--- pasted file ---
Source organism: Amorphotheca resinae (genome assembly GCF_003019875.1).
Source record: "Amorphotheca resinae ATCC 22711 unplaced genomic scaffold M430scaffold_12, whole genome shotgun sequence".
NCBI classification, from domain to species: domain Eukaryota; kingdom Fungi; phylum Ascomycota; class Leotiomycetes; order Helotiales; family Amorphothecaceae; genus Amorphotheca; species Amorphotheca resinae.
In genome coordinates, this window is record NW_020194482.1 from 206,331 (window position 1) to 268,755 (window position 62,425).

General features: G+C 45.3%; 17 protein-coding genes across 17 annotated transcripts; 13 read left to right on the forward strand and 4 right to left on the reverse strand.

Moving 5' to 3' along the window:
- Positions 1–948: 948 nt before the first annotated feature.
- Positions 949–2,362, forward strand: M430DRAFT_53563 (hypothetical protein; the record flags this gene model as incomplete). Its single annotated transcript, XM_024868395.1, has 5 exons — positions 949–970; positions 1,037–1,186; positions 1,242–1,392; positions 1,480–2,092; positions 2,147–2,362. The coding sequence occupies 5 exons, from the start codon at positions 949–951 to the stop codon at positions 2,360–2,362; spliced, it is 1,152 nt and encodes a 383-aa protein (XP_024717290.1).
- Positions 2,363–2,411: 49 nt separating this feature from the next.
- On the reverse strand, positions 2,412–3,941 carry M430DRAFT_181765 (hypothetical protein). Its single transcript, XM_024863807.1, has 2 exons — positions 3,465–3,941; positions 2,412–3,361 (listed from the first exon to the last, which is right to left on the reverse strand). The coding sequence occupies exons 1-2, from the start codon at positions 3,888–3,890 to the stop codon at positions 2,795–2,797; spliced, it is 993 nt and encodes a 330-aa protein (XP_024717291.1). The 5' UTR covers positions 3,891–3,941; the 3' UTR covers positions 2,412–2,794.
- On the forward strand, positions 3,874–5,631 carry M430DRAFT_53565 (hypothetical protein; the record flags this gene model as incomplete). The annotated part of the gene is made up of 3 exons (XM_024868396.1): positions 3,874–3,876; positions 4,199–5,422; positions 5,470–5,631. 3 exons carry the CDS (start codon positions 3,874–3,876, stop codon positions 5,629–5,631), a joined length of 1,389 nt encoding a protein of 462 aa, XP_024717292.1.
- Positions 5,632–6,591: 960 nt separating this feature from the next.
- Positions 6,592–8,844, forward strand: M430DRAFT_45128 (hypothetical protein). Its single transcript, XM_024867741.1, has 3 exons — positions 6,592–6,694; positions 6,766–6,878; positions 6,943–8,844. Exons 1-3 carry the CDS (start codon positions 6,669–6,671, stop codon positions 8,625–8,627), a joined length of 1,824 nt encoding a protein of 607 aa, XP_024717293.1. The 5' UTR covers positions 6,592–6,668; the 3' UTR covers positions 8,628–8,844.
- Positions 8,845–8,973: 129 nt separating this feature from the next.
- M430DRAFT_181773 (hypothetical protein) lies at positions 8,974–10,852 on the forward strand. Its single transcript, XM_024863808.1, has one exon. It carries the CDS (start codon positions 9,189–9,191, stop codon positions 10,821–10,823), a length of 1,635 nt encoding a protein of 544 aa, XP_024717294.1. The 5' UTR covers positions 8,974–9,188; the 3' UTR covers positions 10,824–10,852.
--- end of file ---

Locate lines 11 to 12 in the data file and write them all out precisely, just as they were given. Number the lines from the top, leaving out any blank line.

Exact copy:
- On the forward strand, positions 3,874–5,631 carry M430DRAFT_53565 (hypothetical protein; the record flags this gene model as incomplete). The annotated part of the gene is made up of 3 exons (XM_024868396.1): positions 3,874–3,876; positions 4,199–5,422; positions 5,470–5,631. 3 exons carry the CDS (start codon positions 3,874–3,876, stop codon positions 5,629–5,631), a joined length of 1,389 nt encoding a protein of 462 aa, XP_024717292.1.
- Positions 5,632–6,591: 960 nt separating this feature from the next.